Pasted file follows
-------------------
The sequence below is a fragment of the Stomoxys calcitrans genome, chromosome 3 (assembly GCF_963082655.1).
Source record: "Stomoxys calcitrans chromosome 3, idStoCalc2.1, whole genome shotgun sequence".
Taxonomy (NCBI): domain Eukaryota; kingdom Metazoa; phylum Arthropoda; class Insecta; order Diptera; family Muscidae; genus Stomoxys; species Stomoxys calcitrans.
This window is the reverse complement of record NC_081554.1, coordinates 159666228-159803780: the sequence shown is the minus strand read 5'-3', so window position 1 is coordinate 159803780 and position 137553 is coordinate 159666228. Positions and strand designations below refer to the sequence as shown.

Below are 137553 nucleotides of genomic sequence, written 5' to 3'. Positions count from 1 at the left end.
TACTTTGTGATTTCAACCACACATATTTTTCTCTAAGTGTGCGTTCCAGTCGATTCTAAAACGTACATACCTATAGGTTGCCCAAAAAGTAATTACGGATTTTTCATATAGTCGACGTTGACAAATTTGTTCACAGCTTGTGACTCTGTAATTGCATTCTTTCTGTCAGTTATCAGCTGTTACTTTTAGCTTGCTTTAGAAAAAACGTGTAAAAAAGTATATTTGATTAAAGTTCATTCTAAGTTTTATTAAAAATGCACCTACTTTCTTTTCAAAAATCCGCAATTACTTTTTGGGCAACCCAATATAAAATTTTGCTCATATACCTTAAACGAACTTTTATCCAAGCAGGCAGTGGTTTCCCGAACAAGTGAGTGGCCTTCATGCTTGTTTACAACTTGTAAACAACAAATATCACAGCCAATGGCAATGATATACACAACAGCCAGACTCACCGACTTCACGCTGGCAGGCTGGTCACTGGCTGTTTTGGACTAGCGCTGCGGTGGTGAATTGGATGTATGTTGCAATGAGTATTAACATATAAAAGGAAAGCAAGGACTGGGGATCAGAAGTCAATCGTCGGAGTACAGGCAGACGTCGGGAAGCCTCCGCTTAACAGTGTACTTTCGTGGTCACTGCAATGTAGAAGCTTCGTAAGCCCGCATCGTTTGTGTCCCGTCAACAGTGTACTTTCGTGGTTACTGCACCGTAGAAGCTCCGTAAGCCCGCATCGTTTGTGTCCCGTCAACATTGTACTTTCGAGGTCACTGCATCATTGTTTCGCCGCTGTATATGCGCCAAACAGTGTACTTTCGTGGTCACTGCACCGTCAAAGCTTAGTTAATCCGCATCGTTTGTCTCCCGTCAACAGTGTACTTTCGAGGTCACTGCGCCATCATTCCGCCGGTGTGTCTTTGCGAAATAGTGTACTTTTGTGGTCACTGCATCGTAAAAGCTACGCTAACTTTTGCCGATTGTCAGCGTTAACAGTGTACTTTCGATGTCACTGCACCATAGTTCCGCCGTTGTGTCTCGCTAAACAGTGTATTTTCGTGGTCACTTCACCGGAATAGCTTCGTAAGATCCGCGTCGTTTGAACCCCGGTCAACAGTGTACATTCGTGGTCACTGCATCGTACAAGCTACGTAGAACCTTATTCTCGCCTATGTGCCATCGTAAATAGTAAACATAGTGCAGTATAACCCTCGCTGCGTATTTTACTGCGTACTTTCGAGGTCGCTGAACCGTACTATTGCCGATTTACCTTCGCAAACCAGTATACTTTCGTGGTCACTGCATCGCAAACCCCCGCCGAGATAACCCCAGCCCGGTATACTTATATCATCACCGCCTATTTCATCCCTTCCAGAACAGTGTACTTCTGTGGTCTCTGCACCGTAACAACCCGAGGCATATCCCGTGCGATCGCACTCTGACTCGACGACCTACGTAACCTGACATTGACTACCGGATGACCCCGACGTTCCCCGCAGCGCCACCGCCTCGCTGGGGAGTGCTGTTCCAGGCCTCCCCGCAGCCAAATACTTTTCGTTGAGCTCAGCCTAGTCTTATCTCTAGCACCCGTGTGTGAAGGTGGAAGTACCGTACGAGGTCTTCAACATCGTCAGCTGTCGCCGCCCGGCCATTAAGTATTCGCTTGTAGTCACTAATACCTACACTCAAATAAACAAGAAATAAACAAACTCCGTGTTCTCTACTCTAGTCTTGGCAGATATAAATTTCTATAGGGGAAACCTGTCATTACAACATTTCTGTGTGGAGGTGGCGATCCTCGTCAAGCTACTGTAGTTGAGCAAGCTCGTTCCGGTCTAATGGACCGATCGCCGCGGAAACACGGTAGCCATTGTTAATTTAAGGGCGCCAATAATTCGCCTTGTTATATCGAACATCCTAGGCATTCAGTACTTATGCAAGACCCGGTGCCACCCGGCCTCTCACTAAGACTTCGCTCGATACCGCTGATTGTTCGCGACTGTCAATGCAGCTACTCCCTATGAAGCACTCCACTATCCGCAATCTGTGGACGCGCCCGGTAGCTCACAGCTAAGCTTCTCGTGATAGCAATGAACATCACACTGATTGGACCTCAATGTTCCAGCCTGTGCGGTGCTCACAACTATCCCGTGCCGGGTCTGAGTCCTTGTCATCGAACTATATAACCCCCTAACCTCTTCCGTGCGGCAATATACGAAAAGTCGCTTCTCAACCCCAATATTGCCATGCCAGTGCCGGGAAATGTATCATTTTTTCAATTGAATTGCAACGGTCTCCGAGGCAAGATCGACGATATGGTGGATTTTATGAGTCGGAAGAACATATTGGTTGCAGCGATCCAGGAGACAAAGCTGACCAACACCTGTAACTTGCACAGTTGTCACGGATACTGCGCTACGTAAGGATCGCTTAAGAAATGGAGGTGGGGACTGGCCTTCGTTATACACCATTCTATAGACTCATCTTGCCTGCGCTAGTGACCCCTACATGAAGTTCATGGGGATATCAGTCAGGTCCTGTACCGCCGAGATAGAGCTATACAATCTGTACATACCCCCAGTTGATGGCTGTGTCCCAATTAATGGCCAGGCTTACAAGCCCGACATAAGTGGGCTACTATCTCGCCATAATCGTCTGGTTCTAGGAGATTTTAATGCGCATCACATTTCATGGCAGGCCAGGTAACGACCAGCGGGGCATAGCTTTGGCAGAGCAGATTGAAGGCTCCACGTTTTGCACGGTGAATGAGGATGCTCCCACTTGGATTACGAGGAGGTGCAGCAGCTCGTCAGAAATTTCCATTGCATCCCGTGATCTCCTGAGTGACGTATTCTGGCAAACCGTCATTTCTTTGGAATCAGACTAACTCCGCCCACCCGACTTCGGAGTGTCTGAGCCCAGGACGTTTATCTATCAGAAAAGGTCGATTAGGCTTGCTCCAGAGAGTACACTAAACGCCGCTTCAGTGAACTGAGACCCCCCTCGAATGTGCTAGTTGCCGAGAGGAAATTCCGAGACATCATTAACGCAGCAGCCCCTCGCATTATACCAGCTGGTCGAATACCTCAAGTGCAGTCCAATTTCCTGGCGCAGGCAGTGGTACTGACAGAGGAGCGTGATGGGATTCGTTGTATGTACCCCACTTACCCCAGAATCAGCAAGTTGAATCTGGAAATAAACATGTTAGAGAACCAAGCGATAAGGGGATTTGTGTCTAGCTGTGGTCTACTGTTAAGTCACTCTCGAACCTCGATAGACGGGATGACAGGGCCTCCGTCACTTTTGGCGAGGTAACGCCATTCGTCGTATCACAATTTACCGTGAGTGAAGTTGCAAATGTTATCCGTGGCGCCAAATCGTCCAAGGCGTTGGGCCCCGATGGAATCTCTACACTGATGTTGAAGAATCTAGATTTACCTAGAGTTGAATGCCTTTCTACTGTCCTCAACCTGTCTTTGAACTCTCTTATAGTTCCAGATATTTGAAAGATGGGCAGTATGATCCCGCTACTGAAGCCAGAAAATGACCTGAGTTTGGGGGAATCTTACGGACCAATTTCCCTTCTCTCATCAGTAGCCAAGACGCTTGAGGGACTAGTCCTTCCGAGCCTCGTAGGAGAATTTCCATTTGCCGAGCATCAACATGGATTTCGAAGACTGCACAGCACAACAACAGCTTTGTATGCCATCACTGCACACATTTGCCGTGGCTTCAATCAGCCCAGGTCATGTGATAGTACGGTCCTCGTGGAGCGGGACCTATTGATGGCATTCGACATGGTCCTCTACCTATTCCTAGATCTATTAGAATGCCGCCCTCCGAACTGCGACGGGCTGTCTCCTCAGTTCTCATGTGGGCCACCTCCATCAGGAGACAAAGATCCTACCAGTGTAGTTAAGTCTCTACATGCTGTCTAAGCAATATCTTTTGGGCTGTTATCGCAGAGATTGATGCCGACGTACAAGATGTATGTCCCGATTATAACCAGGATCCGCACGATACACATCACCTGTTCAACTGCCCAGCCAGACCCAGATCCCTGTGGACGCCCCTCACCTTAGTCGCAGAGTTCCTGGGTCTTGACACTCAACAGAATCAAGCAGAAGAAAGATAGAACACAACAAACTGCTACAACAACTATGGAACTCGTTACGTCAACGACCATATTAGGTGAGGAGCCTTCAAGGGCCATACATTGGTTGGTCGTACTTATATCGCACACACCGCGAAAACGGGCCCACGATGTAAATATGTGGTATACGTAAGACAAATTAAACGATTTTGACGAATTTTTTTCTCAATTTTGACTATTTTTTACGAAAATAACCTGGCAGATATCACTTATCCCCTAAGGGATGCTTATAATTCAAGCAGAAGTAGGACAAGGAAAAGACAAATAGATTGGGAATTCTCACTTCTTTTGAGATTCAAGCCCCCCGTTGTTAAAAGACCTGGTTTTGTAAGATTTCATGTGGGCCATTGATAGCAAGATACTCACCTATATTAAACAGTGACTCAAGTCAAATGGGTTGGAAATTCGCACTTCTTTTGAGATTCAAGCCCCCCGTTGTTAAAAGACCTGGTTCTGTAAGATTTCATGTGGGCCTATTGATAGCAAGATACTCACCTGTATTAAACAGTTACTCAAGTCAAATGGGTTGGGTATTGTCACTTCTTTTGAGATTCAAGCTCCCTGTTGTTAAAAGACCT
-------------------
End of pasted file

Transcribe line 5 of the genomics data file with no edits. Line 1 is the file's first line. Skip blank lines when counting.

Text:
Below are 137553 nucleotides of genomic sequence, written 5' to 3'. Positions count from 1 at the left end.